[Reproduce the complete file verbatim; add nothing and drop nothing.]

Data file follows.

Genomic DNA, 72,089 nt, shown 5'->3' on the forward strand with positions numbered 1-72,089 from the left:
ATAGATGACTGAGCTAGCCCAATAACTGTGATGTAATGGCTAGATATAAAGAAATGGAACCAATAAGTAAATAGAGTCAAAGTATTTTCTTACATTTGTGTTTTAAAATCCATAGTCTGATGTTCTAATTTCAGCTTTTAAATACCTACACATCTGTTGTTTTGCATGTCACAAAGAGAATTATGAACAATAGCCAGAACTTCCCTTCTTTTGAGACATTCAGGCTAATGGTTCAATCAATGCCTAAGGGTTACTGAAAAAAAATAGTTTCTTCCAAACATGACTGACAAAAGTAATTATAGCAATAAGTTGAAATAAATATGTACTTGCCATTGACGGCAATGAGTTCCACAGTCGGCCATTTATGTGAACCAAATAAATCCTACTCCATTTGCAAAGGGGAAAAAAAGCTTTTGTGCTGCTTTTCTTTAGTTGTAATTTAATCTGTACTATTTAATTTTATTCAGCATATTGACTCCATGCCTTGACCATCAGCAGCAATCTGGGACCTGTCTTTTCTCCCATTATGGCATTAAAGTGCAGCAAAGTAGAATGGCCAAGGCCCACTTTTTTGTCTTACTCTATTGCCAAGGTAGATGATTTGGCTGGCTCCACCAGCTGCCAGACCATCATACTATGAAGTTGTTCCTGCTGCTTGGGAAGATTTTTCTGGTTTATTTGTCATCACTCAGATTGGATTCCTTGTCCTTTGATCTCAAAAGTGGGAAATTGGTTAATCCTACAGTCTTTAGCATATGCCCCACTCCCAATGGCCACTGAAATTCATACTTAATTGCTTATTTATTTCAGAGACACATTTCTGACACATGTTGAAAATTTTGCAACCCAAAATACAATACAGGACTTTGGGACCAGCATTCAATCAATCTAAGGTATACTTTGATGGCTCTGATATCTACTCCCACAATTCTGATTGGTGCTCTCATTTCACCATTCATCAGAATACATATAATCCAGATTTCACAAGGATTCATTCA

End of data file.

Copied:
Genomic DNA, 72,089 nt, shown 5'->3' on the forward strand with positions numbered 1-72,089 from the left:
ATAGATGACTGAGCTAGCCCAATAACTGTGATGTAATGGCTAGATATAAAGAAATGGAACCAATAAGTAAATAGAGTCAAAGTATTTTCTTACATTTGTGTTTTAAAATCCATAGTCTGATGTTCTAATTTCAGCTTTTAAATACCTACACATCTGTTGTTTTGCATGTCACAAAGAGAATTATGAACAATAGCCAGAACTTCCCTTCTTTTGAGACATTCAGGCTAATGGTTCAATCAATGCCTAAGGGTTACTGAAAAAAAATAGTTTCTTCCAAACATGACTGACAAAAGTAATTATAGCAATAAGTTGAAATAAATATGTACTTGCCATTGACGGCAATGAGTTCCACAGTCGGCCATTTATGTGAACCAAATAAATCCTACTCCATTTGCAAAGGGGAAAAAAAGCTTTTGTGCTGCTTTTCTTTAGTTGTAATTTAATCTGTACTATTTAATTTTATTCAGCATATTGACTCCATGCCTTGACCATCAGCAGCAATCTGGGACCTGTCTTTTCTCCCATTATGGCATTAAAGTGCAGCAAAGTAGAATGGCCAAGGCCCACTTTTTTGTCTTACTCTATTGCCAAGGTAGATGATTTGGCTGGCTCCACCAGCTGCCAGACCATCATACTATGAAGTTGTTCCTGCTGCTTGGGAAGATTTTTCTGGTTTATTTGTCATCACTCAGATTGGATTCCTTGTCCTTTGATCTCAAAAGTGGGAAATTGGTTAATCCTACAGTCTTTAGCATATGCCCCACTCCCAATGGCCACTGAAATTCATACTTAATTGCTTATTTATTTCAGAGACACATTTCTGACACATGTTGAAAATTTTGCAACCCAAAATACAATACAGGACTTTGGGACCAGCATTCAATCAATCTAAGGTATACTTTGATGGCTCTGATATCTACTCCCACAATTCTGATTGGTGCTCTCATTTCACCATTCATCAGAATACATATAATCCAGATTTCACAAGGATTCATTCA